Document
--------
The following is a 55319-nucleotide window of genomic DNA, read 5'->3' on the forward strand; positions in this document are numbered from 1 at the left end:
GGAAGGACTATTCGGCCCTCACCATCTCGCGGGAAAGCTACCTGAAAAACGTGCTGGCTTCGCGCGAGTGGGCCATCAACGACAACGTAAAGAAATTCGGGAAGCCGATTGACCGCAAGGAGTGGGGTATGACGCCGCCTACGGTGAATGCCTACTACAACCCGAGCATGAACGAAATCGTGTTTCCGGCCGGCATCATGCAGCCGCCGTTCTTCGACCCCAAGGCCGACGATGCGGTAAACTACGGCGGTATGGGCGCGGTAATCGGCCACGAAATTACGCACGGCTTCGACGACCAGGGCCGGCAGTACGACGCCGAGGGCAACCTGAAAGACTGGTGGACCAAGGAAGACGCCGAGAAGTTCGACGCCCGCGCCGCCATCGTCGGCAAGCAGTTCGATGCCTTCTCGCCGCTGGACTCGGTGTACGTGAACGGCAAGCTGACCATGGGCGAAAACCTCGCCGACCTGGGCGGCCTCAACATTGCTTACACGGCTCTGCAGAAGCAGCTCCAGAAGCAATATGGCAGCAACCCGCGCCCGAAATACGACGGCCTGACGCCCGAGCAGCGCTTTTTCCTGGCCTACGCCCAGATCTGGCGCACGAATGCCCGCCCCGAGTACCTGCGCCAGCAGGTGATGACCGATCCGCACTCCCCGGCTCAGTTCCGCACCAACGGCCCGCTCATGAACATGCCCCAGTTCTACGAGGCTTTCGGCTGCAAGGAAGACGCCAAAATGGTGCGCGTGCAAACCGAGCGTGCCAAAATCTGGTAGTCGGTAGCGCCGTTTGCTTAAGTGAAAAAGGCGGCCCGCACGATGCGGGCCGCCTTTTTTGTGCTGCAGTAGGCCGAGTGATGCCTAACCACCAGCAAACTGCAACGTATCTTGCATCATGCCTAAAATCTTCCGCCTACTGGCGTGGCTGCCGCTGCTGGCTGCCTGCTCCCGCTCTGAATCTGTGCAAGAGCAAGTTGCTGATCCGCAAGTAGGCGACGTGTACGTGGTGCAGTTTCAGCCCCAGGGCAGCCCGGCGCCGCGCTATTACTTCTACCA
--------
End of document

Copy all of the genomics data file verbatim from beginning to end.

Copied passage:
The following is a 55319-nucleotide window of genomic DNA, read 5'->3' on the forward strand; positions in this document are numbered from 1 at the left end:
GGAAGGACTATTCGGCCCTCACCATCTCGCGGGAAAGCTACCTGAAAAACGTGCTGGCTTCGCGCGAGTGGGCCATCAACGACAACGTAAAGAAATTCGGGAAGCCGATTGACCGCAAGGAGTGGGGTATGACGCCGCCTACGGTGAATGCCTACTACAACCCGAGCATGAACGAAATCGTGTTTCCGGCCGGCATCATGCAGCCGCCGTTCTTCGACCCCAAGGCCGACGATGCGGTAAACTACGGCGGTATGGGCGCGGTAATCGGCCACGAAATTACGCACGGCTTCGACGACCAGGGCCGGCAGTACGACGCCGAGGGCAACCTGAAAGACTGGTGGACCAAGGAAGACGCCGAGAAGTTCGACGCCCGCGCCGCCATCGTCGGCAAGCAGTTCGATGCCTTCTCGCCGCTGGACTCGGTGTACGTGAACGGCAAGCTGACCATGGGCGAAAACCTCGCCGACCTGGGCGGCCTCAACATTGCTTACACGGCTCTGCAGAAGCAGCTCCAGAAGCAATATGGCAGCAACCCGCGCCCGAAATACGACGGCCTGACGCCCGAGCAGCGCTTTTTCCTGGCCTACGCCCAGATCTGGCGCACGAATGCCCGCCCCGAGTACCTGCGCCAGCAGGTGATGACCGATCCGCACTCCCCGGCTCAGTTCCGCACCAACGGCCCGCTCATGAACATGCCCCAGTTCTACGAGGCTTTCGGCTGCAAGGAAGACGCCAAAATGGTGCGCGTGCAAACCGAGCGTGCCAAAATCTGGTAGTCGGTAGCGCCGTTTGCTTAAGTGAAAAAGGCGGCCCGCACGATGCGGGCCGCCTTTTTTGTGCTGCAGTAGGCCGAGTGATGCCTAACCACCAGCAAACTGCAACGTATCTTGCATCATGCCTAAAATCTTCCGCCTACTGGCGTGGCTGCCGCTGCTGGCTGCCTGCTCCCGCTCTGAATCTGTGCAAGAGCAAGTTGCTGATCCGCAAGTAGGCGACGTGTACGTGGTGCAGTTTCAGCCCCAGGGCAGCCCGGCGCCGCGCTATTACTTCTACCA